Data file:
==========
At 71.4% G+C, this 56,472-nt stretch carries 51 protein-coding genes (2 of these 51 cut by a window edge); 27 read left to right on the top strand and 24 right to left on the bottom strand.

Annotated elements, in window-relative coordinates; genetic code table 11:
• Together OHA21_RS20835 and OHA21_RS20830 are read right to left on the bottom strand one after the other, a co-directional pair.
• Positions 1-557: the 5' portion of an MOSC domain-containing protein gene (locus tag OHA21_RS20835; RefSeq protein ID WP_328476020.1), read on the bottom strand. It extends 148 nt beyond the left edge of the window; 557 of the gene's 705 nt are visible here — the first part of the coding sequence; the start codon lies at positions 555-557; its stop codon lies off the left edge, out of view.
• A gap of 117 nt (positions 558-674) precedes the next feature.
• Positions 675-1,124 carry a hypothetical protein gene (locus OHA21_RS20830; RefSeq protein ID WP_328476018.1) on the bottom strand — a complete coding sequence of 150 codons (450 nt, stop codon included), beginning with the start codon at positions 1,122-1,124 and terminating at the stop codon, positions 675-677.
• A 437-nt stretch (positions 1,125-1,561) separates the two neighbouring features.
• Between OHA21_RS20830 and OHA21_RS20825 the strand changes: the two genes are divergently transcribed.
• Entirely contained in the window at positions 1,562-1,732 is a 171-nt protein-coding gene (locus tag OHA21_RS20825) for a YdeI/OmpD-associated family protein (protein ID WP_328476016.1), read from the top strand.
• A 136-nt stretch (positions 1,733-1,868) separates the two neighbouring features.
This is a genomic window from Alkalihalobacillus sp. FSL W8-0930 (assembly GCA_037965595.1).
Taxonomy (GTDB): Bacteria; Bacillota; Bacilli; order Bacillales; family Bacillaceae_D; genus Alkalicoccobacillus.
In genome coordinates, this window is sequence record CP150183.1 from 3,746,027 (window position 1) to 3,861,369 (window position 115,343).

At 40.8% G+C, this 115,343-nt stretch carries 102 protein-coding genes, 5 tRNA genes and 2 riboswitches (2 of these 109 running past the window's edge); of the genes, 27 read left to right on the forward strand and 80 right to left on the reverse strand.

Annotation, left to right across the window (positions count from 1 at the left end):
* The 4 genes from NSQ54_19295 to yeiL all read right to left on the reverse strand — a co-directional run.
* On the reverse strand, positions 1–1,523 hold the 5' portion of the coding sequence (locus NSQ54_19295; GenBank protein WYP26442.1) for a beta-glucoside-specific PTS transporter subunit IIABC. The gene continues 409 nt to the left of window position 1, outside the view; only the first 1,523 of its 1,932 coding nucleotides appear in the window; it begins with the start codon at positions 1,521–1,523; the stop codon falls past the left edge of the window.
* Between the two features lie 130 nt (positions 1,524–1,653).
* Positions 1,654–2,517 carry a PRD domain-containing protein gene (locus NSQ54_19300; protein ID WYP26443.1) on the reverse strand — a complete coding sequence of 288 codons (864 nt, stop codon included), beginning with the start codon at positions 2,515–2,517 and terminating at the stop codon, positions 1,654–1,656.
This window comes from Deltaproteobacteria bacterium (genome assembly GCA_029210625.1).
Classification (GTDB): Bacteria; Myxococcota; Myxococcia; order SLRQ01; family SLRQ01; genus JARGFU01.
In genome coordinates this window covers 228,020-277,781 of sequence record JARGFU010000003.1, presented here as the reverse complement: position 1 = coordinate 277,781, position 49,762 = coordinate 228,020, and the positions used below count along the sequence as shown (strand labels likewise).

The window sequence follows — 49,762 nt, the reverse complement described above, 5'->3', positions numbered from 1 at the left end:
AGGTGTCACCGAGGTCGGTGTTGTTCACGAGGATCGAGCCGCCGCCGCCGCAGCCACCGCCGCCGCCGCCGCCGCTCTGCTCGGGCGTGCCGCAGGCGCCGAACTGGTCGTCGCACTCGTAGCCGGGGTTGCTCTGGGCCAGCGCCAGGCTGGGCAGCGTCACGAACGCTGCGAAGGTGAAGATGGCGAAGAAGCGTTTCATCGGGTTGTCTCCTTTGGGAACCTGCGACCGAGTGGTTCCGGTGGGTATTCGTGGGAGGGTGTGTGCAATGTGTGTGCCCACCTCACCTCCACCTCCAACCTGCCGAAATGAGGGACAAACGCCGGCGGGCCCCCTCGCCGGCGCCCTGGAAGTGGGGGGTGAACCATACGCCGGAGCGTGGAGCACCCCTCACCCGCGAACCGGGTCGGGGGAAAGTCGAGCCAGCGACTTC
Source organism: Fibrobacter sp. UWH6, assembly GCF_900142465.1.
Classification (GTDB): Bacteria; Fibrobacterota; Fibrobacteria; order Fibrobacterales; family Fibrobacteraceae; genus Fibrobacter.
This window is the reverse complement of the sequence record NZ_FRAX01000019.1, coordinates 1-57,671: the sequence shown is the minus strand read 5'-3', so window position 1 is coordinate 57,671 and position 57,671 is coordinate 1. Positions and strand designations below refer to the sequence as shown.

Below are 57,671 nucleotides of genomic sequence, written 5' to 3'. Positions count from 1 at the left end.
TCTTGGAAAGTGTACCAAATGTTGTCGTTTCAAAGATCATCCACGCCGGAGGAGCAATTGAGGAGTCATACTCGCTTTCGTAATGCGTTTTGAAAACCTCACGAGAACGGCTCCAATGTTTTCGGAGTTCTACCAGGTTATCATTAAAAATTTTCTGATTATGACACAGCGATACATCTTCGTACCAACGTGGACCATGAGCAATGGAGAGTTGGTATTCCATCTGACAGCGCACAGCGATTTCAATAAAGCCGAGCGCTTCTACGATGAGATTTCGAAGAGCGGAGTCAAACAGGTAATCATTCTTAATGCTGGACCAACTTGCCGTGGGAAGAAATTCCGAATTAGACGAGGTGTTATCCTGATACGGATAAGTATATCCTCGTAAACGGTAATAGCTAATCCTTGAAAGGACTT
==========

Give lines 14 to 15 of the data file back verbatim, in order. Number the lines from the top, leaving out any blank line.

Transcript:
At 40.8% G+C, this 115,343-nt stretch carries 102 protein-coding genes, 5 tRNA genes and 2 riboswitches (2 of these 109 running past the window's edge); of the genes, 27 read left to right on the forward strand and 80 right to left on the reverse strand.

Annotation, left to right across the window (positions count from 1 at the left end):